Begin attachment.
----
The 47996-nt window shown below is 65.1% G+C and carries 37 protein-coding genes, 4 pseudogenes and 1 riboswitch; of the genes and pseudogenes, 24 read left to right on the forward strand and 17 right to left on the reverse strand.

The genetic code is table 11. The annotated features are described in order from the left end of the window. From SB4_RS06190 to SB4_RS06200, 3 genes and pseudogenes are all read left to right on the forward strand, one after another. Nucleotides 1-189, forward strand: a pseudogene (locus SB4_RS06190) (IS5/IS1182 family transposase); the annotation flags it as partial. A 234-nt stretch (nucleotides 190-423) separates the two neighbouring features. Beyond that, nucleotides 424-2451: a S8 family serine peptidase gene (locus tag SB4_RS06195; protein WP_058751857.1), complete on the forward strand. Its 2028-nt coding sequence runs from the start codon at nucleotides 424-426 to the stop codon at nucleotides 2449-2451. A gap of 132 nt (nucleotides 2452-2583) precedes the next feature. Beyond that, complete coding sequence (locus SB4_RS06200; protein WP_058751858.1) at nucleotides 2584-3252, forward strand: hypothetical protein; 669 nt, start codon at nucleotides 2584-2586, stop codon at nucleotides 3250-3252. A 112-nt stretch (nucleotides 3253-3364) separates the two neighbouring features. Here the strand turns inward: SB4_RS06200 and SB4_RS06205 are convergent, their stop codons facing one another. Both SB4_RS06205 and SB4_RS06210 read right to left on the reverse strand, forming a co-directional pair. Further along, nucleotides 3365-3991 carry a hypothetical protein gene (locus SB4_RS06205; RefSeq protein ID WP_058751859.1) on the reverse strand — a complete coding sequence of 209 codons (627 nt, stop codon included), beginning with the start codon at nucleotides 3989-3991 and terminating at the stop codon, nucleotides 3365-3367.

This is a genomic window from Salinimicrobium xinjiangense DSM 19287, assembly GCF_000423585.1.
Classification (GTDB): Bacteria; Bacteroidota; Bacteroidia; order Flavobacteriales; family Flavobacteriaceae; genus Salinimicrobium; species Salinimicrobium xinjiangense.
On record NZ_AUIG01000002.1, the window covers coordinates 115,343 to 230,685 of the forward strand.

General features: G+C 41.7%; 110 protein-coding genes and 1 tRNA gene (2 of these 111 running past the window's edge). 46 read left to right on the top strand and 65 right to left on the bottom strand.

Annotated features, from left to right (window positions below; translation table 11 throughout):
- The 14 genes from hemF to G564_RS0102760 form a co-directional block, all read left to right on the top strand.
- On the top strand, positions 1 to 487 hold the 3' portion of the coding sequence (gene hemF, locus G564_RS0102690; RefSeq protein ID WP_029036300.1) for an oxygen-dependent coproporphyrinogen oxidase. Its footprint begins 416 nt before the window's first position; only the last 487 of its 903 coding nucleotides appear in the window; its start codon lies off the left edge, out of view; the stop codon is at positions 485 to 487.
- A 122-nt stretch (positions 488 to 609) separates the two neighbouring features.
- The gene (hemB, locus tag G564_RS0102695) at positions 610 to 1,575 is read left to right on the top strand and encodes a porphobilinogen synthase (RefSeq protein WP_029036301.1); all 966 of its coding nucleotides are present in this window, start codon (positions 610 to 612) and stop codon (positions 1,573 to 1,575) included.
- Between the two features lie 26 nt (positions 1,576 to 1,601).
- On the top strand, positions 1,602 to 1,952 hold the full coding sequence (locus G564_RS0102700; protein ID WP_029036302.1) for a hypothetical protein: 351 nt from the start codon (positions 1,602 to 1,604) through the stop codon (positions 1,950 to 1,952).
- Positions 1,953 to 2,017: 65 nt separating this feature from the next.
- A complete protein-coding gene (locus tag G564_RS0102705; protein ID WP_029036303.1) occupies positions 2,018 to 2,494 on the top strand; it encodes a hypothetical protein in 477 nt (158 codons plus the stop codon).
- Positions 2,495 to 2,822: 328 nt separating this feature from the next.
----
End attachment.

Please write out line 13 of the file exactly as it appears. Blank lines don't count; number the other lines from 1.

- On the top strand, positions 1,602 to 1,952 hold the full coding sequence (locus G564_RS0102700; protein ID WP_029036302.1) for a hypothetical protein: 351 nt from the start codon (positions 1,602 to 1,604) through the stop codon (positions 1,950 to 1,952).